The highest decision-making organ of ASEAN is the Meeting of the ASEAN Heads of State and Government. The ASEAN Summit is convened every year. The ASEAN Ministerial Meeting (Foreign Ministers) is held annually. Ministerial meetings on the following sectors are also held regularly: agriculture and forestry, economics (trade), energy, environment, finance, health, information, investment, labor, law, regional haze, rural development and poverty alleviation, science and technology, social welfare, telecommunications, transnational crime, transportation, tourism, youth. Supporting these ministerial bodies are committees of senior officials, technical working groups and task forces.

To support the conduct of ASEAN’s external relations, ASEAN has established committees composed of heads of diplomatic missions in the following capitals: Beijing, Berlin, Brussels, Canberra, Geneva, Islamabad, London, Moscow, New Delhi, New York, Ottawa, Paris, Riyadh, Seoul, Tokyo, Washington D. C. and Wellington. The Secretary-General of ASEAN is appointed on merit and accorded ministerial status. The Secretary-General of ASEAN, who has a five-year term, is mandated to initiate, advise, coordinate, and implement ASEAN activities. The members of the professional staff of the ASEAN Secretariat are appointed on the principle of open recruitment and region-wide competition.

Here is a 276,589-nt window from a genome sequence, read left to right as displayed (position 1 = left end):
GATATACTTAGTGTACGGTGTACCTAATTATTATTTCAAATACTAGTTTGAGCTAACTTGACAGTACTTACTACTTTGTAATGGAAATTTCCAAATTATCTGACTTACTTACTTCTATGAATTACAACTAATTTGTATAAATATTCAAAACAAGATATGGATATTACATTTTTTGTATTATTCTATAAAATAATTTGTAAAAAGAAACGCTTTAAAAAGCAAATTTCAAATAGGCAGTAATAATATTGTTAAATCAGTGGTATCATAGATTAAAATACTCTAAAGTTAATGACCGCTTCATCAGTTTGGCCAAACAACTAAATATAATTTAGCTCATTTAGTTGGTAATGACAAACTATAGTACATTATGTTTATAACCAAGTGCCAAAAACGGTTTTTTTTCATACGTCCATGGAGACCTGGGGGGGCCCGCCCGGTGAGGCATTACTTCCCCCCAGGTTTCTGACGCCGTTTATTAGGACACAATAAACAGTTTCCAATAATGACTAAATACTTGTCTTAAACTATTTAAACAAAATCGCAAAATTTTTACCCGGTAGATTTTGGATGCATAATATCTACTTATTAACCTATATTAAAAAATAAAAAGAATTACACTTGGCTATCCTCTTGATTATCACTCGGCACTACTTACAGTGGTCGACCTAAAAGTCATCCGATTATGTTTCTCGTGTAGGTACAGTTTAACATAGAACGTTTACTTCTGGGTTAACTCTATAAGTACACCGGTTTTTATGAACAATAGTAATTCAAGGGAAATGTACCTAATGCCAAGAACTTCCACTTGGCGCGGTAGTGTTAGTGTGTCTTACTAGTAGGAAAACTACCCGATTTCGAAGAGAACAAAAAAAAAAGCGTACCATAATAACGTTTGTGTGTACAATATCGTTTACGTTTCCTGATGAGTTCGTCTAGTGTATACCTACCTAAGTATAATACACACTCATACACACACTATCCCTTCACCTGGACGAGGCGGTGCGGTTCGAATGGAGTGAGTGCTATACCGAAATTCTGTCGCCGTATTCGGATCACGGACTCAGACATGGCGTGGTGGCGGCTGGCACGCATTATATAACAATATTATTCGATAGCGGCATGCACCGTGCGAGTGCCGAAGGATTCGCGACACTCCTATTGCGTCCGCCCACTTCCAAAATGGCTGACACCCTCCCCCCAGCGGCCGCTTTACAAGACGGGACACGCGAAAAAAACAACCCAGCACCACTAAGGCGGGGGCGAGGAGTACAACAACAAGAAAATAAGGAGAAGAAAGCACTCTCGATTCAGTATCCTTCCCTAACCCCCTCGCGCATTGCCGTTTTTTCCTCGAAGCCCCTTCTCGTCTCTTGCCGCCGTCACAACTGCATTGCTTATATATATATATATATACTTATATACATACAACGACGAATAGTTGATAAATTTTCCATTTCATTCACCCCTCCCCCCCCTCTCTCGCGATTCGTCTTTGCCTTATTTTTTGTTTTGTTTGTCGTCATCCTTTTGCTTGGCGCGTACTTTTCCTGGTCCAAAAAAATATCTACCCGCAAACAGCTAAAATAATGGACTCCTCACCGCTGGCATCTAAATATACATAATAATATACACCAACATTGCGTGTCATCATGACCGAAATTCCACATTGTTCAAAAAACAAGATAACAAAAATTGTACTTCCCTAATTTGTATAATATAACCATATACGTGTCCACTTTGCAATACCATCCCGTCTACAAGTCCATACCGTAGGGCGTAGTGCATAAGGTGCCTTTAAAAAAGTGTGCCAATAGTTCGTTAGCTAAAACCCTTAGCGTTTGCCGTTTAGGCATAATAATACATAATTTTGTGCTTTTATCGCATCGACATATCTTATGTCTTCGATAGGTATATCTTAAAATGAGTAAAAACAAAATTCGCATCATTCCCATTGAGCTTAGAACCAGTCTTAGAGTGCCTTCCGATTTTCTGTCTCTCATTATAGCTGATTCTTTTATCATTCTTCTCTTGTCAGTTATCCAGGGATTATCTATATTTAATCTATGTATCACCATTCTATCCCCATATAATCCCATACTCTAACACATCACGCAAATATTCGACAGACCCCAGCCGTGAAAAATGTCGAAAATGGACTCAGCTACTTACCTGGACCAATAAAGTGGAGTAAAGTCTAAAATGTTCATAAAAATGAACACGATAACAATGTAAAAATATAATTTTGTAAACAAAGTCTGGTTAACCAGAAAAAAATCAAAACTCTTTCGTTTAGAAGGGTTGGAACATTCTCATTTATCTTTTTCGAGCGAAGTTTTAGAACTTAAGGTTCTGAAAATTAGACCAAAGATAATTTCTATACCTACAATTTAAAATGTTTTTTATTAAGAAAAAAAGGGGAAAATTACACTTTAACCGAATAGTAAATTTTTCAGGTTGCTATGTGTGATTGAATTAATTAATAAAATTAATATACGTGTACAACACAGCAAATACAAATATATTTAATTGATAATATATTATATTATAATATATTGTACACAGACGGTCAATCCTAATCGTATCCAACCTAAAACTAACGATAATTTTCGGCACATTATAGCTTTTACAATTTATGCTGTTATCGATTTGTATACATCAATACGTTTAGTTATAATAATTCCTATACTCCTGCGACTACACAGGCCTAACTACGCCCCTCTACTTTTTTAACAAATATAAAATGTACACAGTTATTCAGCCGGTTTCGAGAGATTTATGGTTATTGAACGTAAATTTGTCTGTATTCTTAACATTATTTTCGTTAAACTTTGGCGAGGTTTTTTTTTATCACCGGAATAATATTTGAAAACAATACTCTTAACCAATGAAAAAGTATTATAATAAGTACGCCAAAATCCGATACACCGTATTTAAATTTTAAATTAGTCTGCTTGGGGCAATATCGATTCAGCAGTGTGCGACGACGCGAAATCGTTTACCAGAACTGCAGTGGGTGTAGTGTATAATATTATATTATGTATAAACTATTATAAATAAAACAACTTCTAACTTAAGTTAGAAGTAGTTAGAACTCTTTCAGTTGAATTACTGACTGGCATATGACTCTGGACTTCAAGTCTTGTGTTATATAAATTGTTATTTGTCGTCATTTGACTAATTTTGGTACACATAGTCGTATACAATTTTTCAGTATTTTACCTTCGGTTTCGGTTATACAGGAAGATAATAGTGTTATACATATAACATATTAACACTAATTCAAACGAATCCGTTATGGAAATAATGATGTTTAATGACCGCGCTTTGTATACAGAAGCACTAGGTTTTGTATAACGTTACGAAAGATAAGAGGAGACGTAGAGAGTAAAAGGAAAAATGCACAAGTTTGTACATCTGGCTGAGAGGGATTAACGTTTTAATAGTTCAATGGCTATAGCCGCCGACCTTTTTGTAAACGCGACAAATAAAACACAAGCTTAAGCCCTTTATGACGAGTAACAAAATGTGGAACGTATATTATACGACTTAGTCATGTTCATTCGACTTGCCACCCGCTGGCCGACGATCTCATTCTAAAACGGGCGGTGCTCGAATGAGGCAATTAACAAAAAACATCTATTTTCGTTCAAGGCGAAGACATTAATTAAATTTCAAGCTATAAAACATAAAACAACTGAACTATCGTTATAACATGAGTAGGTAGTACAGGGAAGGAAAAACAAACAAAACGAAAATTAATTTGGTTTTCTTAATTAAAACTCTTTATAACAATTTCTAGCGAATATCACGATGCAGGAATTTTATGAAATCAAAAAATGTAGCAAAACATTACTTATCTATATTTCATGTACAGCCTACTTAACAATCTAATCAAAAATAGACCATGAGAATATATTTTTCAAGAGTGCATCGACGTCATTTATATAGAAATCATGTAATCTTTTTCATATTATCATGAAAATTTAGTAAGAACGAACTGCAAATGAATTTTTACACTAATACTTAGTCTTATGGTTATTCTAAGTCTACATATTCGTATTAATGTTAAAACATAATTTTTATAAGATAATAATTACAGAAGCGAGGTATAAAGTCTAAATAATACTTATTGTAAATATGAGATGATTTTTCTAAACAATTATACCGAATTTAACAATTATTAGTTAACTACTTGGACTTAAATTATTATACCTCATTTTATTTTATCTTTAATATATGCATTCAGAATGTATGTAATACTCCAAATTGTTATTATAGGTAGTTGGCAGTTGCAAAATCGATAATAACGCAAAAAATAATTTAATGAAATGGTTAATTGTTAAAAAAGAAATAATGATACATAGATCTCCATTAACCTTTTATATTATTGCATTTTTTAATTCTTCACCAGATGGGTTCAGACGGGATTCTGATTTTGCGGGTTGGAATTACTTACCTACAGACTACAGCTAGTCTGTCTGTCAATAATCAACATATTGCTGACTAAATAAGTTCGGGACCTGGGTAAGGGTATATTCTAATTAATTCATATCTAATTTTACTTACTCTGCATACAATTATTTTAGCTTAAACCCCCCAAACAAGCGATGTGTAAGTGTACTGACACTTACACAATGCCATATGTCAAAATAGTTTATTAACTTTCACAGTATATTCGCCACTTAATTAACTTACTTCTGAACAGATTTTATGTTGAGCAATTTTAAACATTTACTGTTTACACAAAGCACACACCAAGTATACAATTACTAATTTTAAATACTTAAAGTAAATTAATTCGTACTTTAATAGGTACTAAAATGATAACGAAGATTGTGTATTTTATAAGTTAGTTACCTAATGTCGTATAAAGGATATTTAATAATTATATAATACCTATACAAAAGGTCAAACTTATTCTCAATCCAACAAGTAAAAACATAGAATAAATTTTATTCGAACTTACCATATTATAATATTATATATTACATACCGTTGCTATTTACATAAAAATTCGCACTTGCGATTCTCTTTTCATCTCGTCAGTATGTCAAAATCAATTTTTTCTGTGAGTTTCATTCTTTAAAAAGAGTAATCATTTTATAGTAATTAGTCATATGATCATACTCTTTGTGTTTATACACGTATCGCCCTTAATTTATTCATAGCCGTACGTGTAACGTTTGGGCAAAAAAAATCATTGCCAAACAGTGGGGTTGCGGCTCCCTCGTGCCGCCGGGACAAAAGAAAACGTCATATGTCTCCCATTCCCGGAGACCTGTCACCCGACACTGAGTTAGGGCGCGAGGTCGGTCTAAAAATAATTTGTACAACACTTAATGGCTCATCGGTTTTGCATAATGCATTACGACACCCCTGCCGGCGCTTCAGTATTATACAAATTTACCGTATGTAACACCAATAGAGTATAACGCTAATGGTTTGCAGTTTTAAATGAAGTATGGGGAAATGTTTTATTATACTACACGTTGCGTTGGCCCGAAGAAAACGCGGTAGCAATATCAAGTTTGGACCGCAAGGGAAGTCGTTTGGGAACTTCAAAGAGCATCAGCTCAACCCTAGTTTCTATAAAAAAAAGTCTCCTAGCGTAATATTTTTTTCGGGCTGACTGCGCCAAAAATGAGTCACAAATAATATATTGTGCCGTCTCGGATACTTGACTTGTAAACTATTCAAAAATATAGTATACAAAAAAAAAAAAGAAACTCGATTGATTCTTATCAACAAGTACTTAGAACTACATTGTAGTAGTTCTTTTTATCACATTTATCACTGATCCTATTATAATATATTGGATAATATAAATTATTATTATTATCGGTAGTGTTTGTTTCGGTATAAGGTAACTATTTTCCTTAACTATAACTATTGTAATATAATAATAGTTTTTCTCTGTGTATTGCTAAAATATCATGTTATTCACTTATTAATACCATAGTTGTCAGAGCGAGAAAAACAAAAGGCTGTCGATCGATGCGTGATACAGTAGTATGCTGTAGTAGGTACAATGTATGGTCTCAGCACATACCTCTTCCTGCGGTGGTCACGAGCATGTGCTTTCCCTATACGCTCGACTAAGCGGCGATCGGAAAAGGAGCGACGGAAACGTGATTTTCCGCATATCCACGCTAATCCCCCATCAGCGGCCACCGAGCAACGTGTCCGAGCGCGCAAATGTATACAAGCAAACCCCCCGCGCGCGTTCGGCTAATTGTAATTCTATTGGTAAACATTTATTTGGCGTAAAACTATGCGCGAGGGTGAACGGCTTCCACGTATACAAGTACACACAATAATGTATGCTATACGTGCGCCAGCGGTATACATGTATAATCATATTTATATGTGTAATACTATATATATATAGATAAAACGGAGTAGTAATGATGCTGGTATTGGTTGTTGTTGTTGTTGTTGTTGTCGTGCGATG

ASEAN has several specialized bodies and arrangements promoting inter-governmental cooperation in various fields including the following: ASEAN Agricultural Development Planning Centre, ASEAN-EC Management Centre, ASEAN Centre for Energy, ASEAN Earthquake Information Centre, ASEAN Foundation, ASEAN Poultry Research and Training Centre, ASEAN Regional Centre for Biodiversity Conservation, ASEAN Rural Youth Development Centre, ASEAN Specialized Meteorological Centre, ASEAN Timber A Partnership in Dynamic Development: We resolve to chart a new direction towards the year 2020 called, ASEAN 2020: Partnership in Dynamic Development which will forge closer economic integration within ASEAN.